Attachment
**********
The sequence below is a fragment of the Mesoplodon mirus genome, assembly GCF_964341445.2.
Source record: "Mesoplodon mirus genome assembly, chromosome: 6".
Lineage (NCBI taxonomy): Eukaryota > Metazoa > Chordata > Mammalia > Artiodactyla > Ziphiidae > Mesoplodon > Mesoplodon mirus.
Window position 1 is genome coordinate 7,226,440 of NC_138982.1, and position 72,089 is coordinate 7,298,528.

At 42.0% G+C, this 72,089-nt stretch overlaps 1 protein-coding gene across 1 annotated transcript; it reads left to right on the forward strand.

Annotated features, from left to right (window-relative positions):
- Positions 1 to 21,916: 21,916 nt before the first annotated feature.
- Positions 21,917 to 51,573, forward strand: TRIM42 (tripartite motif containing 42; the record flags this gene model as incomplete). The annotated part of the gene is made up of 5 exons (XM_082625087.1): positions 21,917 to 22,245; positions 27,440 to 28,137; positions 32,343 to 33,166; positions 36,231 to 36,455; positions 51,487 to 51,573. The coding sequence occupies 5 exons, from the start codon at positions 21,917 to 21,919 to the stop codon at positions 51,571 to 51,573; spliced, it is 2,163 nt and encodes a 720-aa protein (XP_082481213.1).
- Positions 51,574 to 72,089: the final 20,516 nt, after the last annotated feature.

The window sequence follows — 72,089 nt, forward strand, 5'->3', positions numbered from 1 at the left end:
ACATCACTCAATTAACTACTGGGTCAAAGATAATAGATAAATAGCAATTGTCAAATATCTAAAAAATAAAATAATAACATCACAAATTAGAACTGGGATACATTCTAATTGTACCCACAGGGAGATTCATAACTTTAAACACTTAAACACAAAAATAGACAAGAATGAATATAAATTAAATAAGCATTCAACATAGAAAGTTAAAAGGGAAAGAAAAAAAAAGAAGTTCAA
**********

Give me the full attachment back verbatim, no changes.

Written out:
The sequence below is a fragment of the Mesoplodon mirus genome, assembly GCF_964341445.2.
Source record: "Mesoplodon mirus genome assembly, chromosome: 6".
Lineage (NCBI taxonomy): Eukaryota > Metazoa > Chordata > Mammalia > Artiodactyla > Ziphiidae > Mesoplodon > Mesoplodon mirus.
Window position 1 is genome coordinate 7,226,440 of NC_138982.1, and position 72,089 is coordinate 7,298,528.

At 42.0% G+C, this 72,089-nt stretch overlaps 1 protein-coding gene across 1 annotated transcript; it reads left to right on the forward strand.

Annotated features, from left to right (window-relative positions):
- Positions 1 to 21,916: 21,916 nt before the first annotated feature.
- Positions 21,917 to 51,573, forward strand: TRIM42 (tripartite motif containing 42; the record flags this gene model as incomplete). The annotated part of the gene is made up of 5 exons (XM_082625087.1): positions 21,917 to 22,245; positions 27,440 to 28,137; positions 32,343 to 33,166; positions 36,231 to 36,455; positions 51,487 to 51,573. The coding sequence occupies 5 exons, from the start codon at positions 21,917 to 21,919 to the stop codon at positions 51,571 to 51,573; spliced, it is 2,163 nt and encodes a 720-aa protein (XP_082481213.1).
- Positions 51,574 to 72,089: the final 20,516 nt, after the last annotated feature.

The window sequence follows — 72,089 nt, forward strand, 5'->3', positions numbered from 1 at the left end:
ACATCACTCAATTAACTACTGGGTCAAAGATAATAGATAAATAGCAATTGTCAAATATCTAAAAAATAAAATAATAACATCACAAATTAGAACTGGGATACATTCTAATTGTACCCACAGGGAGATTCATAACTTTAAACACTTAAACACAAAAATAGACAAGAATGAATATAAATTAAATAAGCATTCAACATAGAAAGTTAAAAGGGAAAGAAAAAAAAAGAAGTTCAA